Another week, another incremental addition to Google’s Android Wear smartwatch line-up. Indeed, you’ll be excused if you have trouble identifying one Wear watch from the other. The latest entry, announced yesterday for $200, is the LG Watch Urbane 2nd Edition, and its highlight feature is cellular connectivity care of AT&T.
That’s right: You can use the Urbane 2nd Edition to send and receive voice calls directly from the watch—with no smartphone tethering required. I’ve been using the watch for less than a day, and can testify that, yes, the watch can be used as a standalone phone. It just hasn’t been a totally reliable experience.
When the Urbane 2nd Edition is paired with my Nexus 6P, voice calling from the watch adheres to the basic Android Wear experience. I can say “OK, Google” into the watch, prompt Wear to call a contact, and the watch will dial accordingly. People on the other end of the line report extremely clear call quality. So there’s that.
But as is the case with every other watch-phone available today, from the perilously precocious Galaxy Gear to the Apple Watch, the Urbane 2nd Edition’s speaker just can’t deliver a great voice-call experience on the receiving end. Even at max volume, the speaker can’t cut through much ambient noise, and the sound quality is crackly and distorted. Granted, this is state-of-the-art for all watch-phones. Please know that going in.
Google? Are you there?
But there’s an even bigger problem: The whole self-sufficient watch-phone promise breaks down when the Urbane 2nd Edition isn’t tethered to my smartphone. Yes, the SIM is working, and the watch still sends and receives voice calls, but dialing by the “OK, Google” voice prompt has failed about 9 out of every 10 times. Instead, to make a call, I’ve had to drill into Android Wear’s Contacts menu, pick a person to call, and follow menu prompts. (That said, receiving calls works perfectly fine.)
The “OK, Google” problem persists even when the Urbane 2nd Edition has a live WiFi connection, which, in theory, negates the need for Bluetooth tethering entirely, and should preserve all “OK, Google” cloud connectivity. Choking on the voice prompt, Android Wear issues a “retrying...” message. Then “trying again...” and finally “still trying...” before issuing a “Disconnected” alert. And amid all of this, the watch still reports that my WiFi connection is active.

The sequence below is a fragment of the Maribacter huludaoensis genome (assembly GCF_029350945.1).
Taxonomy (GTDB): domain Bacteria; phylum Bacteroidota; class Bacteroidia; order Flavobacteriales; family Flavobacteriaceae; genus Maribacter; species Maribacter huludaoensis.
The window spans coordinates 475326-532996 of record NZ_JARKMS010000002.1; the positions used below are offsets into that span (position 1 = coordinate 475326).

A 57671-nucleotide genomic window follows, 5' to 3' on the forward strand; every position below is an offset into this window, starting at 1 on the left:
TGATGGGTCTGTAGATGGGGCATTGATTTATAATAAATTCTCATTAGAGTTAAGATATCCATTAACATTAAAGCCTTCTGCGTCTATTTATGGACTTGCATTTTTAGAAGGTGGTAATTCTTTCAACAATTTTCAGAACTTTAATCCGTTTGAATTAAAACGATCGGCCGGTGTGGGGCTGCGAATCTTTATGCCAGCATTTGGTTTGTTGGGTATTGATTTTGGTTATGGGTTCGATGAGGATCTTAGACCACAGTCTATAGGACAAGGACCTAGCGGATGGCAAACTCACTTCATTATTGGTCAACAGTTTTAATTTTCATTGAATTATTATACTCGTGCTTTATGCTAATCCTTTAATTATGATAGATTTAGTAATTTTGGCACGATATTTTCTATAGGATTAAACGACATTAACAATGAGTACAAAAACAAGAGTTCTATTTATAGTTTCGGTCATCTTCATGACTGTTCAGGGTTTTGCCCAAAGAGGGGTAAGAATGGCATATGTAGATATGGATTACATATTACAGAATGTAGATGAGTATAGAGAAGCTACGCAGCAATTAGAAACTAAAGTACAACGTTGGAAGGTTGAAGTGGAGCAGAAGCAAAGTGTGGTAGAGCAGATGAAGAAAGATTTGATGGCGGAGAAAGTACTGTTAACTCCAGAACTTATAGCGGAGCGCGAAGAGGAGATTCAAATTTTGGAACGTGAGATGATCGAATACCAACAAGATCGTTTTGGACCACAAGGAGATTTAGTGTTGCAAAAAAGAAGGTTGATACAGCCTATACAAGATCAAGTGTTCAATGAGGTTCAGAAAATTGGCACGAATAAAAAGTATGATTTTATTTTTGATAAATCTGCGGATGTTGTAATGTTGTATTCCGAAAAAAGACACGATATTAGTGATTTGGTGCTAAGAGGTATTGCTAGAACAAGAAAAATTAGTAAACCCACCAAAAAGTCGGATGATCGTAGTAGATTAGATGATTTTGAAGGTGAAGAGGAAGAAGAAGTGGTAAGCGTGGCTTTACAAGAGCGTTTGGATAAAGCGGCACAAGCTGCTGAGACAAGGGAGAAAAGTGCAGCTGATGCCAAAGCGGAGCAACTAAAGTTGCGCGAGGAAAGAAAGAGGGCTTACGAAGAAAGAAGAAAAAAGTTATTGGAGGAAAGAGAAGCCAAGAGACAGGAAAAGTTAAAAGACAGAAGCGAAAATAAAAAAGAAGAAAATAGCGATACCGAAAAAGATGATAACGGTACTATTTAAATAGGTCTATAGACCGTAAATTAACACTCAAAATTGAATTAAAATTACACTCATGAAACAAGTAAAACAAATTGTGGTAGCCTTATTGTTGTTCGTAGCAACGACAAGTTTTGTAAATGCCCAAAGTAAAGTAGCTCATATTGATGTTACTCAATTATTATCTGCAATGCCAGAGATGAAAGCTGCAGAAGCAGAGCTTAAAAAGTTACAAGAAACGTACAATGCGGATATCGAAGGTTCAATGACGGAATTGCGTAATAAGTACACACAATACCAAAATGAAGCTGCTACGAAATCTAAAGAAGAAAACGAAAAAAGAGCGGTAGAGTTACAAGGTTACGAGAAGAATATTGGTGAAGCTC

Unfortunately, friction like this has been par for the Android Wear course. Throughout my almost 18-month experience with the smartwatch OS, features have often failed to work from the get-go, or have broken down after working properly, only to be fixed with Android Wear updates, individual app updates, or watch hardware system updates. In fact, Maps didn’t work properly on the Urbane 2nd Edition until I uninstalled the app on my phone, and then reinstalled it (along with an unpairing/repairing routine to make sure the watch was getting a clean, fresh start).
This isn’t a final review, and maybe my connectivity problems will sort themselves out in due time. So stay tuned on that front.
Reign of the big, hunky man-watch
In terms of the hardware itself, I like what I see—but what I see may not work for you. With a 44.5 mm diameter, the Urbane 2nd Edition is mid-size for an Android Wear watch, which tend to range from 42 mm to 46 mm. I don’t mind the formfactor, but this certainly isn’t a watch that will appeal to those of slimmer wrists (and mine are much more Theon Greyjoy than Gregor Clegane).
The Urbane 2nd Edition design aesthetic is sporty-chunky-hunky, and I dig all the points of visual interest that LG has built in. With prominent strap lugs, and a contoured stainless steel case rife with angles and sweeps, the watch makes a much more showy statement than the Huawei Watch or 2nd-gen Moto 360. Add in three functional buttons—along with a great selection of watchface complications—and you’ve got a lot to look at.
The textured rubber strap is comfortable. In fact, I’ve always liked how rubber straps grip my wrist, and almost self-adjust to a snug, but un-restricting position. That said, I don’t think the rubber vibe marries well to the much more sophisticated and architectural case. And, no, you won’t be swapping straps, as the cellular antenna is integral to LG’s band.
The 1.38-inch, 480x480 display is good for 348 pixels per inch. LG has always delivered great power efficiency with its P-OLED display tech, and this model has a whopping 570 mAh battery inside (LG’s G Watch R has a 410 mAh battery). Nonetheless, I’m worried about battery life. As I post this article at 10:50 am, the Urbane 2nd Edition has only 49 percent battery life left—this after about five hours of heavy use. I fear voice calling takes a lot out of this watch, as a long call last night left the watch feeling toasty to the touch.
So: Can the battery hold up under “normal” use? Will my WiFi problems ever get fixed? I’ll answer all these questions and more in the final review.